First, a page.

Databases: what are they?  Databases are searchable indexes of high-quality academic literature, such as journal articles and conference proceedings  Some include valuable data about reactions, spectra, synthesis and properties of substances  Specialist databases can also be used to search for safety information 1/13/17

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Accessing Chemistry Databases  You can access relevant databases via the Library’s Subject Guides webpages for Chemistry: http://www.library.qmul.ac.uk/subject-guides/chemistry/databases/

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Off-Campus Login •

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Off-campus you must log into e-resources using your Queen Mary username and password


Major search tool comprised of 3 indexes that provide multidisciplinary coverage of academic literature (Science Citation Index, Social Sciences Citation Index, Arts & Humanities Citation Index). The Science Citation Index covers almost 7000 journals from 1952 onwards. Use for searching the chemical literature

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Provides access to Beilstein (organic) Gmelin (inorganic) and patent chemistry databases. It covers over 200 years of primary literature and contains data on structures, reactions, facts and citations for more than 11 million organic, inorganic and organometallic compounds. Use for finding out about the properties of substances, and information about reactions and synthesis and literature to cite! 1/13/17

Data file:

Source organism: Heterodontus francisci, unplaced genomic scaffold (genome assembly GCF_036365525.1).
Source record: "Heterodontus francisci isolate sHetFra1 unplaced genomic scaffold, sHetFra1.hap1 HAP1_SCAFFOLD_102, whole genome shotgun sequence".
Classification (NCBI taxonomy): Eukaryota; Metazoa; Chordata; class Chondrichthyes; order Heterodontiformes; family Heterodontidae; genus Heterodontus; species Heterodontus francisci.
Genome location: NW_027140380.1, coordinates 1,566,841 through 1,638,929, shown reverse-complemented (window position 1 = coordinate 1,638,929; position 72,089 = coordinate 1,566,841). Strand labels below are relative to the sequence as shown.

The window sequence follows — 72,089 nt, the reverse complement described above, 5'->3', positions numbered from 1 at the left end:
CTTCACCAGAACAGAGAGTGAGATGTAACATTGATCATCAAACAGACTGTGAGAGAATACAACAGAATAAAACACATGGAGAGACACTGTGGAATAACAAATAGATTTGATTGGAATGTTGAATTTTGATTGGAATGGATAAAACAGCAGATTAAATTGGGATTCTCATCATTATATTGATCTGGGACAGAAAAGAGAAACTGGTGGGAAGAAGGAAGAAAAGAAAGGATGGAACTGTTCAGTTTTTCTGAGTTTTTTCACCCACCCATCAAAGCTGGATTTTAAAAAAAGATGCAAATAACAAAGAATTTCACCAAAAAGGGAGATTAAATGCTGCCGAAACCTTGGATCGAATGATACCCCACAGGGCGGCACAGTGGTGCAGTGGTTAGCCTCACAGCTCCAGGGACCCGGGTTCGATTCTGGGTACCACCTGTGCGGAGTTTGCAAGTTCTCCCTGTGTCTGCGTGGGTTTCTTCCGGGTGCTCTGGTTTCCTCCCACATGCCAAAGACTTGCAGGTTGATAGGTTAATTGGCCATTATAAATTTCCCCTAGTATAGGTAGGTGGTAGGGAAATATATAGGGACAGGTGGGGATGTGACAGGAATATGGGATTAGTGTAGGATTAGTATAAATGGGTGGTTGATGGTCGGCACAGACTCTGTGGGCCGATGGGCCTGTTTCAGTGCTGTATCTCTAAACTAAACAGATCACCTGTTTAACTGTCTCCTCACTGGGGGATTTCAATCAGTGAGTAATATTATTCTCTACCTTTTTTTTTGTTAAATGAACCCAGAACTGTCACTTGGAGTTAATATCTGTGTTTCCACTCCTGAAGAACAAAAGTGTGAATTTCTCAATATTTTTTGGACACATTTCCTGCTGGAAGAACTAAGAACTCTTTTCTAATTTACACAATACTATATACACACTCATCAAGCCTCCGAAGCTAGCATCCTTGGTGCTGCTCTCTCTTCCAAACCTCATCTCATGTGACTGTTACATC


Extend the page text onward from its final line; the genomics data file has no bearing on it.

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IPCS INCHEM

http://www.inchem.org/  Provides chemical safety information

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SEARCH TECHNIQUES


Preparation  Develop a search strategy  Select an appropriate database, e.g. Web of Science  Combine search terms using Boolean operators – AND, NOT, OR 1/13/17

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Developing a Search Strategy To search for information effectively you will need to:  Identify important concepts and choose keywords  These will include synonyms e.g. polythene, polyethylene, plastics, thermoplastic polymers  and related terms e.g. treated compounds, ionized free radicals 1/13/17

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Wildcards  Many information resources allow you to make your searches more effective by using the wildcard symbols *, ? and $  * represents any number of characters, including zero characters  ? represents any single character  $ represents zero or one character

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Wildcards  Wildcard examples:  microscop* finds microscope, microscopic, microscopy, etc.  polymeri?ation finds both polymerisation and polymerization  colo$r 1/13/17